First, the not-so-great news. Research has shown that children and teens are experiencing mental health issues related to the disruptions of school closures, cancelled activities, and maintaining social and physical distancing. We know that, in general, when children are out of school (weekends and summer holidays) they tend to be less physically active, have more screen time, irregular sleep patterns and less healthy diets. During the pandemic, these negative effects were likely compounded by the lack of outdoor activities and interactions with same-aged friends at the beginning of the outbreak, as well as anxiety about an uncertain future.

There are a few studies that looked a the short-term impact of the pandemic on children. A study of youth aged 3 to 18 years from Italy and Spain (Orgiles et al, 2020) showed that children had more difficulty concentrating, and feelings of irritability, loneliness, and worry. A Chinese study showed that the following factors were associated with increased levels of depressive symptoms: smartphone or internet addiction, having a family member or friend infected with the virus, levels of separation anxiety and tendency to adopt an emotion-focused coping style (Duan et al., 2020).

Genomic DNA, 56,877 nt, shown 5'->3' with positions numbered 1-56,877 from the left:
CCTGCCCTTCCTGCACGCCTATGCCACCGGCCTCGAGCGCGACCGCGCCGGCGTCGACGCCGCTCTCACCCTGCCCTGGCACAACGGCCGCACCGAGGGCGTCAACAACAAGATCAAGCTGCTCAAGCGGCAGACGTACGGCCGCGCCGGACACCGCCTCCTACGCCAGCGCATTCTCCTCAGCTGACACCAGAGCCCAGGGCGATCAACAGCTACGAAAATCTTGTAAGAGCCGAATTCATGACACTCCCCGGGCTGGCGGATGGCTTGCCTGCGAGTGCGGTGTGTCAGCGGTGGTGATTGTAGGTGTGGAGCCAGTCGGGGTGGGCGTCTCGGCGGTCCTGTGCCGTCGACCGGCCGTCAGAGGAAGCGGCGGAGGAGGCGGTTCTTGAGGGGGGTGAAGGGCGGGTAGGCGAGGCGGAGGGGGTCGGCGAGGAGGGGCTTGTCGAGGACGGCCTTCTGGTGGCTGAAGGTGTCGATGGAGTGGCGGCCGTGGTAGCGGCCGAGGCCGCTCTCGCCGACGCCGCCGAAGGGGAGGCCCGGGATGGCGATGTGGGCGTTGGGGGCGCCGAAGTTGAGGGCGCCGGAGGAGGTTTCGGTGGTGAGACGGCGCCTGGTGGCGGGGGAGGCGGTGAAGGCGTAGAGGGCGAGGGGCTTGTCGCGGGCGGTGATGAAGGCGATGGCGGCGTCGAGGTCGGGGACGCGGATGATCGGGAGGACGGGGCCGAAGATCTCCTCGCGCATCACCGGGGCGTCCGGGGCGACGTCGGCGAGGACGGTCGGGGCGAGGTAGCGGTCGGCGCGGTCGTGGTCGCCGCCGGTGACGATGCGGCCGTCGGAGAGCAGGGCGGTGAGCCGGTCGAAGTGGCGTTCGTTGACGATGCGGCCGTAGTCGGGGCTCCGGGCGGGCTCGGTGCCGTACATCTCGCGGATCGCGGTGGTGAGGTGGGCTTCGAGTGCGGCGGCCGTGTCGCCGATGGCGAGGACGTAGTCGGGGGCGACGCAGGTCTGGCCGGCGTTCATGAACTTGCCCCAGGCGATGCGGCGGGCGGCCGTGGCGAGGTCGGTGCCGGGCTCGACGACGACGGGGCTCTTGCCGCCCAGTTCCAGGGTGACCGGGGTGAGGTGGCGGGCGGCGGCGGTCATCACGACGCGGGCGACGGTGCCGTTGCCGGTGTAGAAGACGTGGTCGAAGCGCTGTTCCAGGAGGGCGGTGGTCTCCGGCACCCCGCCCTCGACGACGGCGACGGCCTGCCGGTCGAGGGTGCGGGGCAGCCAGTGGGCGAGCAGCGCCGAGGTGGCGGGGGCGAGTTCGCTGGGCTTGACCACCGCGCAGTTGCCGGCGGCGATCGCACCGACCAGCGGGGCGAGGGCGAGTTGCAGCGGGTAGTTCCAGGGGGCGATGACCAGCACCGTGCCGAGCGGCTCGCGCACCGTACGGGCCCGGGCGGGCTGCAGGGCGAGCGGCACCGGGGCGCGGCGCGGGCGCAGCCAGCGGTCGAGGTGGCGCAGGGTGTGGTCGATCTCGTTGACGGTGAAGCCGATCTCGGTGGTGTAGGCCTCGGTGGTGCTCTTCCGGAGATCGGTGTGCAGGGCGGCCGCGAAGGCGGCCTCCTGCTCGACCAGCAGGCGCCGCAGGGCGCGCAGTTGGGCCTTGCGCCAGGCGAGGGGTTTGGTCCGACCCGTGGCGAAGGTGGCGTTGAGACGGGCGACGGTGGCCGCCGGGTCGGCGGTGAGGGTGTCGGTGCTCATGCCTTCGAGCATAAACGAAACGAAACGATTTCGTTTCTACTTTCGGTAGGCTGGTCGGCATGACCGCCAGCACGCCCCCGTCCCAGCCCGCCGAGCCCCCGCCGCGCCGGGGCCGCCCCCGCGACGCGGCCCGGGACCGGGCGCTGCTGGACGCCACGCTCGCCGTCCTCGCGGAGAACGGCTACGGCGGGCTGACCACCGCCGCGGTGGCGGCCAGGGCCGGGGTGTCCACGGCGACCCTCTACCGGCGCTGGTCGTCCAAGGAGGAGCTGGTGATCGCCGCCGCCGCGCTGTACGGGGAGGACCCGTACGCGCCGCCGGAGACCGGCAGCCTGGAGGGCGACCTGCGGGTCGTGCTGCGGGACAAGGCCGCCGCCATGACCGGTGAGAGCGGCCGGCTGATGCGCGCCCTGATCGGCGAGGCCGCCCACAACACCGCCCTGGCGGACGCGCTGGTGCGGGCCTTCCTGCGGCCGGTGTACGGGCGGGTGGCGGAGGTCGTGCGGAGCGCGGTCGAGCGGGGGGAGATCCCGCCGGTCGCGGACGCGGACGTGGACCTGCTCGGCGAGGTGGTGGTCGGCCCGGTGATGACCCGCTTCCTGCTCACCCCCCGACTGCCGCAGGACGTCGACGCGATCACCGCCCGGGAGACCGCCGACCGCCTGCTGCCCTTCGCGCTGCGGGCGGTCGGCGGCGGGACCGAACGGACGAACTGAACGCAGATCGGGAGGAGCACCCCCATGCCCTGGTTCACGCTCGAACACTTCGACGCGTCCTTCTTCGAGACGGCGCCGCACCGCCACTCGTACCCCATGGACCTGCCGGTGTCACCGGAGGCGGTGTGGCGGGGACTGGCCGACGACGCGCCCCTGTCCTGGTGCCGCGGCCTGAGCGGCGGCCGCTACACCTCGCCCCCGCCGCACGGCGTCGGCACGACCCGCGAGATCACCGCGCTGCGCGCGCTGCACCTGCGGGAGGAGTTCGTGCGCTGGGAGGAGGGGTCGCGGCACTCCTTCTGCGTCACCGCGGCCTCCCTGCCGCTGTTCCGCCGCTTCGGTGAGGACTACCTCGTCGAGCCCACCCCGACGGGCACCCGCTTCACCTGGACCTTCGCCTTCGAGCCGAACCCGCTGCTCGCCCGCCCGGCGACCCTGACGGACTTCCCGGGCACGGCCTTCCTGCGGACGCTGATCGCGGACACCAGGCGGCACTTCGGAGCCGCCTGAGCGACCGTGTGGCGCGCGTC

Children with specific mental health needs have been particularly impacted – this includes children with autism spectrum disorder, for whom maintaining a consistent routine is extremely important. The suspension or cancellation of speech therapy and social skills training has stalled progress and even contributed to regression in kids who need these services to thrive. In my clinical practice, I’ve seen teenagers who have suffered greatly from feelings of isolation and lack of access mental health services. Many of them have replaced in-person social contact with increased time online, exposing them to other potential sources distress including online bullying or online predators.